A Lifeline – call 988 – new National Suicide Prevention Lifeline available on July 16th

INDIANA – Nearly half a million lives (480,622) were lost to suicide from 2010 to 2020. During the same period, the suicide death rate increased by 12% and as of 2009, the number of suicides outnumbered those caused by motor vehicle accidents.

On July 16, 2022, the federally mandated crisis number, 988, will be available to all landline and cell phone users, providing a single three-digit number to access a network of over 200 local and state-funded crisis centers. 988 callers who are suicidal or experiencing a mental health crisis will be routed to the National Suicide Prevention Lifeline and connected to a crisis counselor where they may receive crisis counseling, resources, and referrals, and in some cases and where available, mobile crisis units may be dispatched. 

Currently, Indiana has three crisis call centers in Gary, Muncie, and Lafayette.

While 988 is intended to help fill gaps in the behavioral health crisis continuum, there is concern about the National Suicide Prevention Lifeline’s readiness to handle the increased volume, which is expected to triple from 4 up to 12 million calls in the first year alone. 

In the first three months of this year, Indiana answered 3 out of 4 in-state calls to the National Suicide Prevention Lifeline, which is about average. The rest of the calls were redirected to other states, and about 12 percent of calls from Indiana during that time period — a little more than 1,000 — dropped off before anyone answered.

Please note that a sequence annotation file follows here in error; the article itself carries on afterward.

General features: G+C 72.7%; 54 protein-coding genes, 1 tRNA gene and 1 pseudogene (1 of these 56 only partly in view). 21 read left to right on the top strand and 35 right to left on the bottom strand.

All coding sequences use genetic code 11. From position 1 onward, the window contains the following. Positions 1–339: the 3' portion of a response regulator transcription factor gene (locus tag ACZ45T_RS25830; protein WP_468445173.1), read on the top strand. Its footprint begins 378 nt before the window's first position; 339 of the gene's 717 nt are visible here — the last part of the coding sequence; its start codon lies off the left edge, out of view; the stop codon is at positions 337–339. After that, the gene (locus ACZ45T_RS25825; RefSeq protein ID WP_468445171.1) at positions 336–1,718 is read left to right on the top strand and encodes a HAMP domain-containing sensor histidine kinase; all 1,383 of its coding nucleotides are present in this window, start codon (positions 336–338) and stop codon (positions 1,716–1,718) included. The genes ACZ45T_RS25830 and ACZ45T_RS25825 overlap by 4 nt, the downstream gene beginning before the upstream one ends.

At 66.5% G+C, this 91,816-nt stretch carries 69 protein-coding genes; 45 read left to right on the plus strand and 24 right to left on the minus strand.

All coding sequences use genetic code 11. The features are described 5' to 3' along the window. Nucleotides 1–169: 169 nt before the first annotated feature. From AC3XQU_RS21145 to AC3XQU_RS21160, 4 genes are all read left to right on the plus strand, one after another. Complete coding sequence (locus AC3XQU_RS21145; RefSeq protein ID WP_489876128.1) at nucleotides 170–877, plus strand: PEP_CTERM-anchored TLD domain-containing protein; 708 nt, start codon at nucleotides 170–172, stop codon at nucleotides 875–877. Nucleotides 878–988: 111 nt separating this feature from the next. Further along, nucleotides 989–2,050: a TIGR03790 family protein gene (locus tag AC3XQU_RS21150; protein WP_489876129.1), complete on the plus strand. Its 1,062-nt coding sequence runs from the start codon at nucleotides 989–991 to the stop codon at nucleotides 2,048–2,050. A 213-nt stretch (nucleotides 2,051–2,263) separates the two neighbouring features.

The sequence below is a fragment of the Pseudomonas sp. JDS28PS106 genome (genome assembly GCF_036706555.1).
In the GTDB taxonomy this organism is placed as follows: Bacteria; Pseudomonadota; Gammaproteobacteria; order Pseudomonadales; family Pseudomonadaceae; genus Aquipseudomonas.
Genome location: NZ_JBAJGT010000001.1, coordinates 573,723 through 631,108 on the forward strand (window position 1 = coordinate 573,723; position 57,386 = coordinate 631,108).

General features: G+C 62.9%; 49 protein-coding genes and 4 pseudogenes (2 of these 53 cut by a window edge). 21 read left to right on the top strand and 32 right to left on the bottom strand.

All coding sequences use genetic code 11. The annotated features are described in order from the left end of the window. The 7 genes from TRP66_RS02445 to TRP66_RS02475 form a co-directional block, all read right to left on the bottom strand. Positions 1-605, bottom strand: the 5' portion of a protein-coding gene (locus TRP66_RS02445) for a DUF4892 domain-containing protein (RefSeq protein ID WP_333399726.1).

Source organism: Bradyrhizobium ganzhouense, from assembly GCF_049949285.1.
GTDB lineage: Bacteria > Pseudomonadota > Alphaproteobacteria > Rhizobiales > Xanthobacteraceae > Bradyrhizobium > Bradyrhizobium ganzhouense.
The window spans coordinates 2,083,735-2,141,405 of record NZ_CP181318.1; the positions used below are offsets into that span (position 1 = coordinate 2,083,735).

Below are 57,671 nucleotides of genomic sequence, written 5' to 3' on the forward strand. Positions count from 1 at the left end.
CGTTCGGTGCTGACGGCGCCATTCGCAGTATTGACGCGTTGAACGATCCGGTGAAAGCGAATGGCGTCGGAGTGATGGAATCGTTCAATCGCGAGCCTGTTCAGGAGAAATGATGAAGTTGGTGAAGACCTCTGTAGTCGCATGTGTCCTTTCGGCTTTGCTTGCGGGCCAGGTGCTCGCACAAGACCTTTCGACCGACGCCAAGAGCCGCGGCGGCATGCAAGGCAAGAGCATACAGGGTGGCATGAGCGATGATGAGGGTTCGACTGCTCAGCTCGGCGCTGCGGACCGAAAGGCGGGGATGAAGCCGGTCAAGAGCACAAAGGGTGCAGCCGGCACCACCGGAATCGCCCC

An analysis of Suicide Prevention Lifeline data reveals that nationwide during the same time period, 18 percent of all calls were abandoned before the caller got help.

The federal government mandates 988, but states are responsible for most of the funding and implementation. Almost one month before 988 launches, many crisis counselor hotline positions remain unfilled, a long-term funding strategy is unclear, and the community crisis infrastructure varies greatly across states and localities. While 988 is expected to improve the delivery of mental health crisis care, it is unknown how well it will address the needs of those who are most vulnerable, including some people of color, males, younger individuals, and individuals living in rural areas.

Mental health advocates say state-level funding is needed to sustain crisis services. But for now, there is no state funding for the 988 hotlines in Indiana. FSSA will use federal funding to increase call center capacity.

Federal funding to help scale up staffing at call centers includes $105 million dedicated to hiring at local centers across the country. That money is being channeled through state-level agencies.

The state will continue to operate its 211 lines, a phone and text line that connects Hoosiers to local resources including food pantries, homeless shelters, and mental health crisis services.